Finally, we abide in Christ and exhibit the fruit of the Spirit by performing His work. Use your gifts and talents to minister to others. There is a real temptation in some churches to think we are not really ministering if we do not preach, teach, or sing. However, there are numerous ways to share the love of Jesus: Bringing food to a needy family; providing free childcare for a single mother; using your talents and hobbies to help others.

If we are seriously committed to abiding in the vine, we will do all three. We will read God’s Word, worship Him, and serve Him and His people with our gifts and talents. As we do these things, the fruit of the Spirit will grow in our lives, and that fruit will overflow into the lives of others. The fruit and gifts of the Holy Spirit are given to us to be shared with others and impart God’s life into the hearts of those around us.

Copyright © 2019 Michael E. Lynch. All rights reserved.

Categories: Abiding in the Vine, Bible meditations | Tags: , , , , , , | 1 Comment

Abiding in the Vine: III. Pruning and Cleansing

The previous article in this series mentioned that it is important for Christians to remain connected to other branches of the vine—other Christians, particularly the Church—to strengthen our connection with the Vine, Jesus. Some might say that they do not need church. They say they have been hurt by other Christians, and they think they fare better if they keep to themselves.

It is true that the Church is an imperfect reflection of Christ. Christians fail to live up to the full measure of Jesus Christ sometimes. Some of us can look more like nonbelievers or children of the devil than like children of God. We have to grow. We have to mature. Branches require regular maintenance.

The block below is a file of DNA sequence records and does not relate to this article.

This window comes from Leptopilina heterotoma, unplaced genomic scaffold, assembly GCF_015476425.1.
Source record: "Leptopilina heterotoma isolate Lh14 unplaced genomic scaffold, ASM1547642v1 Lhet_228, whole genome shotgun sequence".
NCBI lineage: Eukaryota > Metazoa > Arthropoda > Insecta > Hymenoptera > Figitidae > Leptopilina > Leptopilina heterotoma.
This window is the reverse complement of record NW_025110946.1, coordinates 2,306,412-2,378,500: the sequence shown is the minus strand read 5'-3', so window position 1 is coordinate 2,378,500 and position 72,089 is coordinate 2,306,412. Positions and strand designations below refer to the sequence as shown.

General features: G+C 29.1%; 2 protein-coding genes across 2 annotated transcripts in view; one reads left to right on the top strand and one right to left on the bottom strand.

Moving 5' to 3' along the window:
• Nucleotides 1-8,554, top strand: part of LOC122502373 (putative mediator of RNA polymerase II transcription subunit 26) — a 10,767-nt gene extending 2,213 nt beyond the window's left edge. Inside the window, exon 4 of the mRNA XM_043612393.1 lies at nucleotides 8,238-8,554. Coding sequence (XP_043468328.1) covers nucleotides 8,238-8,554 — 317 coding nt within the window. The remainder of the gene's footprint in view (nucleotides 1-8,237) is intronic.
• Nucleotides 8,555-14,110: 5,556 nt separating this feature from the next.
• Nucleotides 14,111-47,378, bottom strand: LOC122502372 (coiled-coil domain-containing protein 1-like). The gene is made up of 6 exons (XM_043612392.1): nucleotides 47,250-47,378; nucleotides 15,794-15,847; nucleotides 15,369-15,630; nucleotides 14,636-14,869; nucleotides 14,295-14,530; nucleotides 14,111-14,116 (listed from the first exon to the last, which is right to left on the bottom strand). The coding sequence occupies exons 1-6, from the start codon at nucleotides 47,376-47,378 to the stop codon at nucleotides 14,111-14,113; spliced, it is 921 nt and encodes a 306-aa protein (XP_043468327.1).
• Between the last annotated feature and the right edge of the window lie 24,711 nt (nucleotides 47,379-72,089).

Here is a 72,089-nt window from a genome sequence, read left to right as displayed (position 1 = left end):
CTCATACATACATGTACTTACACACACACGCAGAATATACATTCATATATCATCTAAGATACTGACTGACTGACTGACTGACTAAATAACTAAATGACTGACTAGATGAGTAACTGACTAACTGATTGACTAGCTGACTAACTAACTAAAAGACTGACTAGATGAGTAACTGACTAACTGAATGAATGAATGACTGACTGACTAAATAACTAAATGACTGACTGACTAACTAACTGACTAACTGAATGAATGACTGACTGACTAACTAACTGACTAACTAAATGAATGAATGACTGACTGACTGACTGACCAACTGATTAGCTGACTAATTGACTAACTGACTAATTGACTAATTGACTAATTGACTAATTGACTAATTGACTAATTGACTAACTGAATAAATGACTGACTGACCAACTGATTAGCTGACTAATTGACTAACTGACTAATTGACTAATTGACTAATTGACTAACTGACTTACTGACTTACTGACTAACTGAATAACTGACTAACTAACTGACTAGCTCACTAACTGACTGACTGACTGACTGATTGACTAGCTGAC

“Every branch in me that does not bear fruit {God the Father} takes away, and every branch that does bear fruit he prunes, that it may bear more fruit” (John 15:2; all Scripture quotations are from the English Standard Version unless otherwise indicated).

A farmer tending to his vine. From pixnio.com (public domain).

We can imagine a vinedresser examining his plant. It has some lifeless branches; they have not produced any fruit for a while. These branches are simply taking up space. They need to be cut off. Perhaps fresh, living, fruitful branches will grow in their place.

There are some other branches, though, that are bearing some fruit. To increase the amount of fruit, the vinedresser might clip away the ends of some branches, beyond where buds, leaves, and fruit are growing. This way, the plant’s sap is not wasted nourishing empty space. Nourishment is maximized. Growth is enhanced. Life springs forth.

There are some people in the church who do not have the life of Christ in them. They may attend worship on Sunday. Some of them might even look really spiritual. But, the life of Christ—the fruit of the Spirit—is not present. The Holy Spirit does not dwell within them. At some point, they will be cut off. Matthew 13:24–30 indicates that this final cutting off will occur at the end of the age. In the meantime, God does not waste His time sanctifying the unsaved. He may still offer them repentance, but they should not mistake themselves for being Christian merely because they are surrounded by disciples of Jesus. In the words of Christian contemporary-music pioneer Keith Green, “Going to church doesn’t make you a Christian any more than going to McDonald’s makes you a hamburger.”